Implementation Process

The identification and analysis of the business process are very vital for the implementation process. Lemanska-Majdzik and Okreglicka (2015), in their study, examine the business processes adopted by several organizations that vary in size and function. They develop four hypotheses that focus on several key issues, including using the bottom approach, knowledge of the management process, challenges experienced in the identification process, and process orientation. The authors recommend the increase and expansion of the level of management knowledge. The increase should occur in small organizations and enterprises due to several reasons such as small-scale range, lack of adequate specialists, and lack of significant resources. In another perspective, the study illustrated that companies use both bottom-up and top-down directions to define business processes. However, identifying business processes faced several challenges such as inadequate training resources, lack of ample knowledge inputs, and complications arising from the definition of activities, customers, and procedures.

Adesola and Baines (2005) stress the importance of identifying and developing an ideal methodology that facilitates and aids in implementing BPM. They identify three objectives that will improve the initiative, as mentioned above. First, practitioners should create an initially structured methodology that acts as a prototype. The development of the prototypes should reflect ongoing frameworks visible in the organization. Additionally, the study also identifies five phases after comparing the frameworks. They include diagnosis, process management, design, initiation, and implementation. The authors mapped the stages against the frameworks. This enabled them to develop a prototype methodology that incorporates seven steps. They include a readiness assessment, indicating the review process, efficient collection of data, creating a model that outlines the ongoing process, redesigning and reorganizing the process, process implementation, and finally, process review. Second, practitioners should embark on a process of validating suitable experts and specialists. The experts contribute vital inputs that accelerate the development of an efficient methodology. Third, practitioners have to assess the applicability and practicality of the methodology in an industrial setup. The authors identify critical questions that will help in the industrial assessment. The questions focus on using the methodology, the challenges arising from the use, and the impact of the results.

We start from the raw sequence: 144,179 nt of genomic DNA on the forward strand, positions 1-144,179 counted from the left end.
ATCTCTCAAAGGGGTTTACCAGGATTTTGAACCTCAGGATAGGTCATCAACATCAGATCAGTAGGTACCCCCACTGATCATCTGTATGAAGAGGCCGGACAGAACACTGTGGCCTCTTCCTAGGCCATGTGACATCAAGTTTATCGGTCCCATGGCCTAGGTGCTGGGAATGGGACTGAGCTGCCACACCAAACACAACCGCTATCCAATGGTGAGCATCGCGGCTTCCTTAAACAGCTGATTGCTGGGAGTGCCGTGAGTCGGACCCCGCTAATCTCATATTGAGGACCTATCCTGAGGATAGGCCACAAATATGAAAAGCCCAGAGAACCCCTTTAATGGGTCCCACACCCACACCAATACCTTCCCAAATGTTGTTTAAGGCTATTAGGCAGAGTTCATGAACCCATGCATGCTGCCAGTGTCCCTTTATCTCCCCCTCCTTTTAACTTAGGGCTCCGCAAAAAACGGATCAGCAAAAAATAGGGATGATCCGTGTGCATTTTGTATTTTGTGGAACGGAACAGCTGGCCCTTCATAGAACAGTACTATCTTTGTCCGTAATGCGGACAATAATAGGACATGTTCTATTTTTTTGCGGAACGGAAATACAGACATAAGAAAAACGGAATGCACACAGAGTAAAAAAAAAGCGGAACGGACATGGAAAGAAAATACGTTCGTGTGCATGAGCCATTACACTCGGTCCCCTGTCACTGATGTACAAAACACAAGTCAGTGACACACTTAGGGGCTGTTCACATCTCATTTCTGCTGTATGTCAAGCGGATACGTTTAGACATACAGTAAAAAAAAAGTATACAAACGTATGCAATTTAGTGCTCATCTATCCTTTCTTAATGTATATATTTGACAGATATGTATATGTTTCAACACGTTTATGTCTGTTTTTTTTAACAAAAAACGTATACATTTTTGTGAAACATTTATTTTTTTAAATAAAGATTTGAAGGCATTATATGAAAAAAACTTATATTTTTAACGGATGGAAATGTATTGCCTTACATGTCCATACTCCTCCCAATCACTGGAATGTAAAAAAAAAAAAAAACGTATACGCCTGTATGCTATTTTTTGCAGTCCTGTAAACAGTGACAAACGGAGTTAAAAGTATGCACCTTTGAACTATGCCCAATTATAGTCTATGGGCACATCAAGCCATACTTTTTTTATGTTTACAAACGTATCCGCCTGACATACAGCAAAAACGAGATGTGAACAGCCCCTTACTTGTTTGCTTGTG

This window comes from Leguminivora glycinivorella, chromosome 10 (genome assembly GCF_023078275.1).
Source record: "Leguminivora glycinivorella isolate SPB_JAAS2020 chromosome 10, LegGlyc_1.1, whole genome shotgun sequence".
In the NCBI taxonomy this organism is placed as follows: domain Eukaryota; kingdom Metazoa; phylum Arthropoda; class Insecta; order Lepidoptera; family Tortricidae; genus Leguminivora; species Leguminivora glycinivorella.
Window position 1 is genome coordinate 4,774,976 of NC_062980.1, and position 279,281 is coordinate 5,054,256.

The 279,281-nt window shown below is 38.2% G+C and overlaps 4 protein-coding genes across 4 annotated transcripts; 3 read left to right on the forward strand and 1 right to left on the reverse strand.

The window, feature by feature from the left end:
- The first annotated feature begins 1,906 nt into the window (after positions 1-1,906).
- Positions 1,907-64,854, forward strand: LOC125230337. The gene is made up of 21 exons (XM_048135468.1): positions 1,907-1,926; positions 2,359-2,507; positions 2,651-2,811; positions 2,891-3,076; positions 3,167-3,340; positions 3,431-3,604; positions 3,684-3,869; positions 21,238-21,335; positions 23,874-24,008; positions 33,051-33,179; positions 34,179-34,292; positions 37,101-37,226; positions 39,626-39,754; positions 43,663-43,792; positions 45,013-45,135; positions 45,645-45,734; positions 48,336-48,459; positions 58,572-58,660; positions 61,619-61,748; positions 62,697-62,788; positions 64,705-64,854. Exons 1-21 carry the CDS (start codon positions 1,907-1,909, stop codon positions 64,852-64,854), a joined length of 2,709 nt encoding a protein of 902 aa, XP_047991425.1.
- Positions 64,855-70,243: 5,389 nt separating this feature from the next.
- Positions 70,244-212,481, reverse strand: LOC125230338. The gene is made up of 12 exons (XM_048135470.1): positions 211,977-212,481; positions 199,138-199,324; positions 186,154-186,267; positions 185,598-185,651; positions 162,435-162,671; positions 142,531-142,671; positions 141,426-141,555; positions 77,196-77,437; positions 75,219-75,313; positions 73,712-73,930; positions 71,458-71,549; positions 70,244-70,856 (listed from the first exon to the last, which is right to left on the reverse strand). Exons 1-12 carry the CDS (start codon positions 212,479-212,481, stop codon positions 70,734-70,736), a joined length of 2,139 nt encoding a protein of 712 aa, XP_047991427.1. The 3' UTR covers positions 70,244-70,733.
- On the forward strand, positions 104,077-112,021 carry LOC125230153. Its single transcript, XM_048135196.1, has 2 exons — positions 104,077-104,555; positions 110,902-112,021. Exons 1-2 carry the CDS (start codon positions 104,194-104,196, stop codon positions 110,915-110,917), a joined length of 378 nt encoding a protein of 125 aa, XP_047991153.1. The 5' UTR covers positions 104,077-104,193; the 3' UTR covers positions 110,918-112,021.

The design and development of methodologies should focus on the needs of the organization. In today's business environment, there are different methodologies. Rashid and Ahmad (2013) highlight several methods that are common in contemporary society. The main aim of this research is to alleviate any form of confusion and enhance awareness. First, the Six Sigma methodology enables practitioners to eliminate any defects or errors that affect the business process. This is done through the concentration and application of organizational outputs. Its senior pioneer engineer Motorola Bill Smith outlined five phases that make up the model. They include control, measure, analysis, define, and improvement. Some of its essential functions include interpreting the organization's modality by analyzing and measuring the business process. The model later improves the factors causing the defects. Organizations such as General Electric, Texas Instruments Incorporated, and Honeywell International Inc. have significantly benefitted from this model. Second, the Total Quality Management (TQM) model enhances levels of customer satisfaction. The model incorporates tools and techniques to train employees and equip them with relevant skills that will enable them to deliver quality services. The model also refines team building and improvement ownership within the organization. The model tries to reduce any errors that may affect customer satisfaction. Third, the benchmarking methodology enables organizations to conduct comparative assessments. They compare their products, inputs, services, processes, and strategies with successful enterprises. This allows them to adapt and transform their practices. The model has five distinct phases. They include analysis, planning, integration, maturity, and actions. The benchmarking model enables organizations to develop adequate capital planning, strategic planning, and budget planning. Additionally, the model also enhances cost savings by reducing expenditures incurred in business operations. Organizations such as Motorola, Ford, and Xerox have significantly benefitted from this model. Fourth, the model-based and integrated process improvement (MIPI) streamlines the effectiveness of BPM in organizations. Developed by Adesola and Baines (2005), the model improves business process reengineering. MIPI encompasses seven phases indicated earlier in this text. The model has a well-designed "hierarchical structure" that highlights the organization's human workforce, goals, techniques, tools, and outcomes. Fifth, the Kaizen methodology has had excellent success in Japan. Organizations such as Canon, Toyota, and Nestle use this model to amplify business output, alleviate challenges, and increase efficiency. It boosts the relationship between top-level management and employees by encouraging the participation of employees in corporate matters. The model focuses on improving business performance through a gradual and continuous process. It follows the same cycle used by the PDCA model. Sixth, the Plan-Do-Check-Act model (PDCA) emphasizes the importance of constant improvement. It is efficient in developing quality strategies and policies. Its simplicity enables practitioners all over the country to apply it and yield favorable outcomes. Companies such as Lockheed Martin Corporation use the model to develop proper planning strategies and feedback mechanisms. Seventh, the lean thinking approach enhances an organization's workflow by limiting waste and increasing performance. It is a modification of the traditional techniques of mass production. It advocates for the removal of redundant business activities that do not add value or promote efficiency.